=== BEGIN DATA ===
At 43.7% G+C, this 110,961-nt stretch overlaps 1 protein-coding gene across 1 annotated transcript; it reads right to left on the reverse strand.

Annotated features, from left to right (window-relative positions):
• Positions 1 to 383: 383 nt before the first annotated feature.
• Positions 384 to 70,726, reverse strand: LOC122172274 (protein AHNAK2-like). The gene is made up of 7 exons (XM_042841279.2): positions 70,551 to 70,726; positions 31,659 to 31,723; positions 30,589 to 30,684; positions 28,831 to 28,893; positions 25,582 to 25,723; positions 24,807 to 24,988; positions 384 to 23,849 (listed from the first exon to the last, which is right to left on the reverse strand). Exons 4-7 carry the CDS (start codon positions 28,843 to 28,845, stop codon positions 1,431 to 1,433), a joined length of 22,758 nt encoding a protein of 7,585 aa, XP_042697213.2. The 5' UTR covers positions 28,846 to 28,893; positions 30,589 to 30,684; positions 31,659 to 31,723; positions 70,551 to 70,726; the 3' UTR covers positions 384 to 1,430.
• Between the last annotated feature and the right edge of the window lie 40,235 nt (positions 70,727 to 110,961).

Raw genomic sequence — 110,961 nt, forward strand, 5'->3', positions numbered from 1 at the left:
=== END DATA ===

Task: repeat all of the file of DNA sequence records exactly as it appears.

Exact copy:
At 43.7% G+C, this 110,961-nt stretch overlaps 1 protein-coding gene across 1 annotated transcript; it reads right to left on the reverse strand.

Annotated features, from left to right (window-relative positions):
• Positions 1 to 383: 383 nt before the first annotated feature.
• Positions 384 to 70,726, reverse strand: LOC122172274 (protein AHNAK2-like). The gene is made up of 7 exons (XM_042841279.2): positions 70,551 to 70,726; positions 31,659 to 31,723; positions 30,589 to 30,684; positions 28,831 to 28,893; positions 25,582 to 25,723; positions 24,807 to 24,988; positions 384 to 23,849 (listed from the first exon to the last, which is right to left on the reverse strand). Exons 4-7 carry the CDS (start codon positions 28,843 to 28,845, stop codon positions 1,431 to 1,433), a joined length of 22,758 nt encoding a protein of 7,585 aa, XP_042697213.2. The 5' UTR covers positions 28,846 to 28,893; positions 30,589 to 30,684; positions 31,659 to 31,723; positions 70,551 to 70,726; the 3' UTR covers positions 384 to 1,430.
• Between the last annotated feature and the right edge of the window lie 40,235 nt (positions 70,727 to 110,961).

Raw genomic sequence — 110,961 nt, forward strand, 5'->3', positions numbered from 1 at the left: